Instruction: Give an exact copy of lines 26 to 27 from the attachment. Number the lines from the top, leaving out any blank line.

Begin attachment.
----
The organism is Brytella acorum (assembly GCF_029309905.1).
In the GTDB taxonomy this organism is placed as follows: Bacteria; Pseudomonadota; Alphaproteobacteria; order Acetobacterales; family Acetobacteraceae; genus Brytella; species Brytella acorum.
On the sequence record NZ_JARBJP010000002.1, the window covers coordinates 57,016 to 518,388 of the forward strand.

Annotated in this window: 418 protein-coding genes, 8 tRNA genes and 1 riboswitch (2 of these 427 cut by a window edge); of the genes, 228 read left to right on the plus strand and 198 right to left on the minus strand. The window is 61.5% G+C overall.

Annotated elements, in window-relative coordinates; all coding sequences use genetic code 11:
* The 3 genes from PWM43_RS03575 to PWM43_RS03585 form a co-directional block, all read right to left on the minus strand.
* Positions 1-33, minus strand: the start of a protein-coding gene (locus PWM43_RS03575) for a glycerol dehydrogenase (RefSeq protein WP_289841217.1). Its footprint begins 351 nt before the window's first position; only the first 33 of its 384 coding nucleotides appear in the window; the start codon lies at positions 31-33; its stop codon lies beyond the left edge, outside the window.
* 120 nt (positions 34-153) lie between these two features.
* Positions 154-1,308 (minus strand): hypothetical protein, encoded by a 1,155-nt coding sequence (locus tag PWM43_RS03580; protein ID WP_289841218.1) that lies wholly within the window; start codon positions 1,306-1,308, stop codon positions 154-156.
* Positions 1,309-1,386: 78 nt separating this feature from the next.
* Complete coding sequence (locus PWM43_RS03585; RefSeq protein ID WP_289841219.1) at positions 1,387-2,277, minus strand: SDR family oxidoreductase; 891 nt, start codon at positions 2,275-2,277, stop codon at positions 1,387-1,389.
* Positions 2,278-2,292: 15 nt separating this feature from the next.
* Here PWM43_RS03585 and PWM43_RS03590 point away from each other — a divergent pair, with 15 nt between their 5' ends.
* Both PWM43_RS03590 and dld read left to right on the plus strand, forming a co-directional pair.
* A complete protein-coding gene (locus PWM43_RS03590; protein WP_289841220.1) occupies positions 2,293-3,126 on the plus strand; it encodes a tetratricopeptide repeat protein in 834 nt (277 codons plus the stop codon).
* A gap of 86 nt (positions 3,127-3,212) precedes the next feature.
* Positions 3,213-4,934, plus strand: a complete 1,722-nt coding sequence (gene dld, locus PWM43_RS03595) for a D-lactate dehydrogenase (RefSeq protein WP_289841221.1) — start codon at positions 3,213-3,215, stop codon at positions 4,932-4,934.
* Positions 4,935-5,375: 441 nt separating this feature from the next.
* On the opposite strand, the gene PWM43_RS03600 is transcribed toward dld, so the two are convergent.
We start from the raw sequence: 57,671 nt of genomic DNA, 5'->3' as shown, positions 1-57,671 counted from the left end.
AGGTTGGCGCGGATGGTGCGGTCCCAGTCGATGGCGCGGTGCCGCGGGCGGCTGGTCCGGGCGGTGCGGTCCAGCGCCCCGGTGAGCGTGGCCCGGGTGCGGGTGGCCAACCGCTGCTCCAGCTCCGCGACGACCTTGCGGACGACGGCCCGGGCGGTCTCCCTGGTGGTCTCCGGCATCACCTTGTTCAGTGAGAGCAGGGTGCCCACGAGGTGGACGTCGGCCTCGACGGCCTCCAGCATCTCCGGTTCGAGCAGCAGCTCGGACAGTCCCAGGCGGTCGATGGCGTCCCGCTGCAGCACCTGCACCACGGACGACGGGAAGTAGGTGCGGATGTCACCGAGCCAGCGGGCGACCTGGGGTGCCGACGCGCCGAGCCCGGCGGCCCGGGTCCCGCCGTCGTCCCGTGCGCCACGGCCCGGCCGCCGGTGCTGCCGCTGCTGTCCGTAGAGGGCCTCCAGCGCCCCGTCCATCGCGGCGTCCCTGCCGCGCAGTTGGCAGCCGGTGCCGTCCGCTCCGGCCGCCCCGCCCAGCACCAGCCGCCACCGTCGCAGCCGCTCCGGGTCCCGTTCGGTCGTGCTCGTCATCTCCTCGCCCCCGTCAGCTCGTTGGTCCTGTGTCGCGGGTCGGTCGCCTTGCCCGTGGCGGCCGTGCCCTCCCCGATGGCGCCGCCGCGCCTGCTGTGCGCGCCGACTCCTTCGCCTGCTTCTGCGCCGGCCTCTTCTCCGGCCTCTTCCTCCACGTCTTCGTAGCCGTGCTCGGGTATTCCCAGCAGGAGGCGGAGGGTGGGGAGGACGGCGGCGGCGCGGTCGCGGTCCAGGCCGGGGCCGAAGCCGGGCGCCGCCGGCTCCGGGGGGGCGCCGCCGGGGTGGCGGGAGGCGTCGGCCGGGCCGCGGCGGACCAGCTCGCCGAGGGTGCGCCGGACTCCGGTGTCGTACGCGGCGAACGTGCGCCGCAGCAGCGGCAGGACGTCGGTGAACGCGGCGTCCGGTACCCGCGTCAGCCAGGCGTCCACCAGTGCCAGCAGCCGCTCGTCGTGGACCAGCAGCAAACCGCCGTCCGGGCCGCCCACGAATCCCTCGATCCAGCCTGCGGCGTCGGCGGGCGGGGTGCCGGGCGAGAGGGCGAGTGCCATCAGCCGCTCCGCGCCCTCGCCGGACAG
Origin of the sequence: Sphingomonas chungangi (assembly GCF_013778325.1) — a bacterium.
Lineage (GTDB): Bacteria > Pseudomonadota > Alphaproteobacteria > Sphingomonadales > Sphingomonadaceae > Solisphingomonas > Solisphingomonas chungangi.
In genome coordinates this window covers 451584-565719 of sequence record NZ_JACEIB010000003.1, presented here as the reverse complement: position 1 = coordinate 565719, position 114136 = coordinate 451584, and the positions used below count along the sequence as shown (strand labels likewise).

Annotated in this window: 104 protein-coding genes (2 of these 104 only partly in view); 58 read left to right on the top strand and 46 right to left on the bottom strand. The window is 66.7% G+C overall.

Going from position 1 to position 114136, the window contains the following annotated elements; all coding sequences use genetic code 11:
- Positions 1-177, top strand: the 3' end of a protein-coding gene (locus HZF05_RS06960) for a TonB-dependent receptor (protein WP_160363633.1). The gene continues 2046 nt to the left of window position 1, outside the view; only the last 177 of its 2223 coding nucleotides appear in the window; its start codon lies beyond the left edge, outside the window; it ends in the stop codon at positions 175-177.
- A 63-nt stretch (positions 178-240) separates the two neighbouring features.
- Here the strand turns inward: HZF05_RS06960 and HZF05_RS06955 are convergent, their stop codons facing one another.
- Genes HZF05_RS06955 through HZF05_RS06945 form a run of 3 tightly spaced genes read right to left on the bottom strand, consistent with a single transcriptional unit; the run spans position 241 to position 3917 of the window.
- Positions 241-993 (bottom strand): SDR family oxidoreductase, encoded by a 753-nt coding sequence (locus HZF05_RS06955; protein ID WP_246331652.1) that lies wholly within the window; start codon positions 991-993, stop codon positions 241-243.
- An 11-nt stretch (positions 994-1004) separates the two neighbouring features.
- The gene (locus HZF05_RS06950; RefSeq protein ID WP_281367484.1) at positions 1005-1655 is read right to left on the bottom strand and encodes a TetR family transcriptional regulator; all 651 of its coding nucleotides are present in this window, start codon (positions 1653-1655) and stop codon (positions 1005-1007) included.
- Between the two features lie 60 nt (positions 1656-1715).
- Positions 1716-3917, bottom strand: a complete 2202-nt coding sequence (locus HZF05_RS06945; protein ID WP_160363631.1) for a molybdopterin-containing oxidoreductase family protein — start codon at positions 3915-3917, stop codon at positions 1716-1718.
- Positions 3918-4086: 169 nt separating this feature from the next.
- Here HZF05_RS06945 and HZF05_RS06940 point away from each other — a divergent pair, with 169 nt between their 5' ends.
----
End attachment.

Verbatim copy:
Going from position 1 to position 114136, the window contains the following annotated elements; all coding sequences use genetic code 11:
- Positions 1-177, top strand: the 3' end of a protein-coding gene (locus HZF05_RS06960) for a TonB-dependent receptor (protein WP_160363633.1). The gene continues 2046 nt to the left of window position 1, outside the view; only the last 177 of its 2223 coding nucleotides appear in the window; its start codon lies beyond the left edge, outside the window; it ends in the stop codon at positions 175-177.